Annie Fischer is one of the legendary, outstandingly great figures in the history of music performance in Hungary. She was born in Budapest in 1914. She began her career as a child prodigy, taking her place on the concert platform at the age of eight to play Beethoven's C major piano concerto. At twelve she gave her first concert abroad: she made her debut in Zürich with the Mozart A major and Schumann A minor piano concertos.
From the age of twelve, at the Budapest Academy of Music she studied with Arnold Székely and Ernő Dohnányi. Thus Annie Fischer was a pupil and inheritor of the great Hungarian school of piano playing that can be traced back to Liszt. Both Dohnányi and Arnold Székely were pupils of István Thomán, one of Liszt's best pupils. In fact this tradition reaches back to Beethoven, since Liszt was taught by Carl Cerny, Beethoven's favourite pupil.
Annie Fischer's international career began with her winning the grand prix in the first Budapest Liszt piano competition in 1933. In the years that followed, she performed in Europe's greatest cities and most famous concert halls. As a soloist she partnered conductors such as Fritz Busch, Bruno Walter, Knappertsbusch, Mengelberg, Ansermet, Karajan, Böhm, Matačic, Weingartner, Maazel, Barbirolli, Riccardo Muti, Adrian Boult, Sawallisch, Klemperer, and among the Hungarians Dohnányi, Fricsay, Ormándy, Solti, Széll and Ferencsik.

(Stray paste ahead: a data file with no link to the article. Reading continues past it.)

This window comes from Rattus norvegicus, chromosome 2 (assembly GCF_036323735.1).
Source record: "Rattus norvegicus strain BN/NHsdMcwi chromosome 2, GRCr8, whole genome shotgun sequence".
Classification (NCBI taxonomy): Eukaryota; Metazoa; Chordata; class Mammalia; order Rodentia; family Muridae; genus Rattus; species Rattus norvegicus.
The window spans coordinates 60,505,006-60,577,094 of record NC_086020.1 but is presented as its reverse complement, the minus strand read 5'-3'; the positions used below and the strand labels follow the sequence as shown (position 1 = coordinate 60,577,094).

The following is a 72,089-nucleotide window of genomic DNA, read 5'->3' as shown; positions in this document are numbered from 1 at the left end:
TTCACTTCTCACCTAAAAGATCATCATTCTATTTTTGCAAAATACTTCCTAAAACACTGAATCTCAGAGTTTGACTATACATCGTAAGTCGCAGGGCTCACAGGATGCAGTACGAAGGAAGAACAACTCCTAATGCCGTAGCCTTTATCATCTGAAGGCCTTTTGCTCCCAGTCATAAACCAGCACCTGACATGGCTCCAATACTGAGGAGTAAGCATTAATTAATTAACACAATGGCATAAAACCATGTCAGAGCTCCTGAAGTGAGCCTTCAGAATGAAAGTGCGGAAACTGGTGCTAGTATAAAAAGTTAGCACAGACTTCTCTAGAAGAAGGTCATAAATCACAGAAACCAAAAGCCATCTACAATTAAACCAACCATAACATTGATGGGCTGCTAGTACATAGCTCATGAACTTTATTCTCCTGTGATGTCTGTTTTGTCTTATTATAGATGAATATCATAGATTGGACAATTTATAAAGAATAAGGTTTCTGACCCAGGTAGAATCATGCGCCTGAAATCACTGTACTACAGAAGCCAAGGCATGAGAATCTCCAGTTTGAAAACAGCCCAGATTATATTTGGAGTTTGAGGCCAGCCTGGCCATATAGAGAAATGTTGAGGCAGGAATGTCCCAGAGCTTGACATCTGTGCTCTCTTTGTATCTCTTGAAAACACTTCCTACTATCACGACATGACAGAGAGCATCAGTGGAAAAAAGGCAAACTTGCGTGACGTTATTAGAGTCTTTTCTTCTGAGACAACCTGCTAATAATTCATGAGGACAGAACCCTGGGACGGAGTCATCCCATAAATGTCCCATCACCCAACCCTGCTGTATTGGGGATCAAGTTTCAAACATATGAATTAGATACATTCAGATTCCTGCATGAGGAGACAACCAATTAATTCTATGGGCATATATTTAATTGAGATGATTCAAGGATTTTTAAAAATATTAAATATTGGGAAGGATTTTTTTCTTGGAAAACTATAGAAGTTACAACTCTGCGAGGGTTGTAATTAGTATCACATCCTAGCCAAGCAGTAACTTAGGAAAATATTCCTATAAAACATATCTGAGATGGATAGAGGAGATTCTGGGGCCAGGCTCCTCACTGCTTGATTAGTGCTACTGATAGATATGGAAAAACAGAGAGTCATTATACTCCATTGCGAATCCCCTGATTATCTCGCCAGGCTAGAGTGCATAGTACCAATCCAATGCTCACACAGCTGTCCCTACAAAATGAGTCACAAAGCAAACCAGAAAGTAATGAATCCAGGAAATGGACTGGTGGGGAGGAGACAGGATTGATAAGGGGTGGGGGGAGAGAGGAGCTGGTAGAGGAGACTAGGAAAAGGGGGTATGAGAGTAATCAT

In 1937 Annie Fischer married the eminent music critic and expert on aesthetics, Aladár Tóth. In 1941 the couple moved to Sweden, returning to Hungary only after the war, in 1946. The two or three years following the war were a difficult and complex time in Hungary's history, a period of upturn during which cultural life began to flourish. Aladár Tóth accepted one of the key positions in Hungarian artistic life, becoming director of the Opera House. It was at this time that Otto Klemperer came to Budapest, and during his three-year stay he had a fertilizing influence on musical life as it struggled with the difficulties of starting anew.
On her return Annie Fischer was given a rapturous welcome by both audiences and critics. In the fifties critics both in Hungary and abroad expressed their admiration in superlatives. It was then that the main content of her repertoire became established: the greatest works of Mozart, Beethoven, Schubert, Schumann, Chopin and Liszt formed the core of her programs. As time went by, from the sixties Annie Fischer's disposition as a pianist gradually changed: the virtuoso of the concert platform grew into an increasingly profound musician, freer from artifice, attending only to the truth of the music.
In her old age reviewers began to mention her together with the century's greatest. Even in her retirement she closely followed musical events, and when her strength permitted it, even in the last year of her life she delighted audiences in Hungary, Italy and Japan with a few concerts. In 1984 she was awarded with Béla Bartók-Ditta Pásztory Prize. She died in the spring of 1995, in the city of her birth, Budapest.